– Lydia said, “I believe in hope.” She was referring to the hope she had for finding the missing woman alive. I think all officers hang onto that hope until the last second because their ultimate goal is to protect people from harm. To find someone alive and well makes an officer feel that it was worth the effort and that they performed well.
– The two detectives who questioned Reyes, the man responsible for the deaths of the two guys dumped under the bridge, found themselves in a situation where they were surrounded by bad guys and were about to be on the receiving end of an old-fashioned beating. Instead of standing their ground and going toe to toe with the over-sized thugs, they decided to get in their car and leave. Smart move. A dead hero is still dead.
I could go on and on about why SouthLand is so realistic, and it is, but I’d like to leave a few accolades for the next episode. Wouldn’t want to swell their heads too much. How about you? What did you see right, or wrong, in this episode?
I think I’m going to check to see when this episode is on again and study it better. I should not have deleted my DVR.
I know several times in cruiser shots, I’ve seen “BALLISTIC PANEL” on the inside of the cruiser doors. I’m reasonably sure that’s a newer thing by Ford, in the last 5 years or so. But I’ve heard of the vest trick before, and I went through the academy in 92 and was out of the job by 95, so I think that trick isn’t all that new.
That bank robbery reminded so much of footage from the 1997 North Hollywood robbery. The sound work was great too, from the rounds impacting the cruiser to the echoes of the full-auto fire.
I also notice the detective tuck in his tie. I was a great detail for a writer to know.
I wondered about them all taking their vests off. I didn’t realize that they used them to block the windows. I will say that shoot out scared the daylights out of me and I was just watching it on TV.
Impressive show, that’s for sure.
Mack. Sure, I think they’d have a bit of trouble with the traffic stop, but the arrest for murder really wasn’t related to the stop. The murder charge would stand.
There was no rule or law broken when Ben let the woman off the hook for her traffic violation. And neither of the two offered anything in exchange for not issuing the summons. It’s the officer’s choice to write or not. Yes, I think “something” was sort of implied, but…
Now, was it unethical? Yes.
I’m going to ask Michael Cudlitz about the vest thing. I’ll let you know as soon as I hear from him.
A great show to start the season with. Thanks for your analysis and that of other responders; I missed a number of details.
It was nice to see Chickie confident and back in control.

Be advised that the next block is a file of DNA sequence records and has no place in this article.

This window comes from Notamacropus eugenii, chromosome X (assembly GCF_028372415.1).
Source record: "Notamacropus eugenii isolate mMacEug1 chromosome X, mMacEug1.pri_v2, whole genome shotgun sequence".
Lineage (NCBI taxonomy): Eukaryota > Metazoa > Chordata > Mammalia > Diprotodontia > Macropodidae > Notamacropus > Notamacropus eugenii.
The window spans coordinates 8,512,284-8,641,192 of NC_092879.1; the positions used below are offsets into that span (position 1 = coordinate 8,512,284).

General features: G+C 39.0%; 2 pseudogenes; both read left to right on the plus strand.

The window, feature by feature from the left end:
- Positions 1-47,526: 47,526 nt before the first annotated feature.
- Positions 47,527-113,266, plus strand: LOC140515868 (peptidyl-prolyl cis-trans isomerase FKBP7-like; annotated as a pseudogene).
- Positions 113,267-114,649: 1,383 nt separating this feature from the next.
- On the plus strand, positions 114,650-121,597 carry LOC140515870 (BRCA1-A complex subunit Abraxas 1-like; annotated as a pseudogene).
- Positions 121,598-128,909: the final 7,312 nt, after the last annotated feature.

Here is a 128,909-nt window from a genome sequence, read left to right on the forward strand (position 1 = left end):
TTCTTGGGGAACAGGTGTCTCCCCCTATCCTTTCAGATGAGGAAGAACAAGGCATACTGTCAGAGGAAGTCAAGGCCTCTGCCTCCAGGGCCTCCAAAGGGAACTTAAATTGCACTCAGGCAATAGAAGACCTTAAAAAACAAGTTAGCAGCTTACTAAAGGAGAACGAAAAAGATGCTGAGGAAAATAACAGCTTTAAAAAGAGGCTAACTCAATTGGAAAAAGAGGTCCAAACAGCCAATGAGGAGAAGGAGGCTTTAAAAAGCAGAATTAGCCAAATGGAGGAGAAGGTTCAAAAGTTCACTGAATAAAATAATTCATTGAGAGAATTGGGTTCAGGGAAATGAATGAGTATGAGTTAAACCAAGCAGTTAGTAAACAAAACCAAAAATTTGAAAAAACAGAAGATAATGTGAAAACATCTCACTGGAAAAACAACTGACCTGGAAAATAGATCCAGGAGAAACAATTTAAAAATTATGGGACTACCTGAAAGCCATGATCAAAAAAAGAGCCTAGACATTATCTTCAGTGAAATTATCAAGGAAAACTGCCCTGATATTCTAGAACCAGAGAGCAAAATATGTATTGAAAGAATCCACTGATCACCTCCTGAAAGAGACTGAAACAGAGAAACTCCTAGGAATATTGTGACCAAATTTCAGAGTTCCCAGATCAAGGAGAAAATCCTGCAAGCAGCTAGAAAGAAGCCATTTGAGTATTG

I have a couple of questions:
Lydia and her new partner stop and arrest the rapist before they get the test results. It was only a matter of minutes but If a sharp defense attorney checks the time-line, could this get the arrest thrown out because they didn’t have cause to stop him?
How much of a no-no would it be for Sherman to hop in the car with Porche Woman. He did let her go at a traffic stop.
Using the vests over the side windows of the cruiser to protect the driver was impressive. Have you heard of anyone trying this?
What I found most interesting about the shootout scene was how much differently I experienced it after going through the firearms training simulator at Writers’ Police Academy. In the simulator, I was surprised at my physiological response to what is basically a big video game – and I got the same reaction when following Sherman on the foot chase around the corner. Sweaty palms, fast heartrate, etc. – very good from a TV show.
Great observations, Bob. There’s a good reason why the bit players do such a good job…many of them are real cops from the area, which explains a lot of the realism. Cool, huh!
Another great episode, really. I have to agree with everything you’ve got here, Lee.
-Ben’s pause before he went around the corner after the last robber was great. And the look the robber gave at the last moment, the ease with which he pulled the trigger, all mimicked a video I saw of a similar event. A guy in custody (unsearched) did the same thing in an interrogation room. Excellent acting, even by the “bit players.” I like the still you’ve got from the foot pursuit. Ben’s showing great trigger discipline, and I think Ben’s character would. The entire cast shows character-appropriate weapons work, I think. The shotgun cop when they go back to Reyes’ garage was spot-on especially.
-When Sammy and Nate are checking the bodies, Nate tucks his tie into his shirt, so it won’t contaminate the scene or get stained. Very nice detail.
-Loved the scene between Regina and Tom Everett Scott. He really misses the street, you can tell. He really misses his partner as well.
-I really like the interplay between Ben and John, especially the little bit of arguing they do at the bank robbery.
-The only real error I noticed was the scene where they look in Reyes’ car trunk. The bloodstains were too small and too red. They were checking that car at least 36 hours after the shooting. I was under the impression that the two bangers were shot somewhere else, loaded in the car, and then dumped. There should have been a lot more blood. Even if they had just been beaten, then tossed in the car, the stains should have been much darker brown. They had the same issue in the last episode of Season 2, when Nate’s daughter still had wet blood on her 10 or 11 hours after she was splattered. I know it’s much more dramatic when there’s fresh blood, but it still nags at me. Then again, if this is the biggest problem I’m finding, that says a lot.
-Southland had the first 3 or 4 pages of script from this episode posted on their Facebook page. It was very enlightening to me to read that, then see the finished product. I think that says a lot about the way the show’s creative staff is handling the social media side of things. Very engaging.
Looking forward to next week!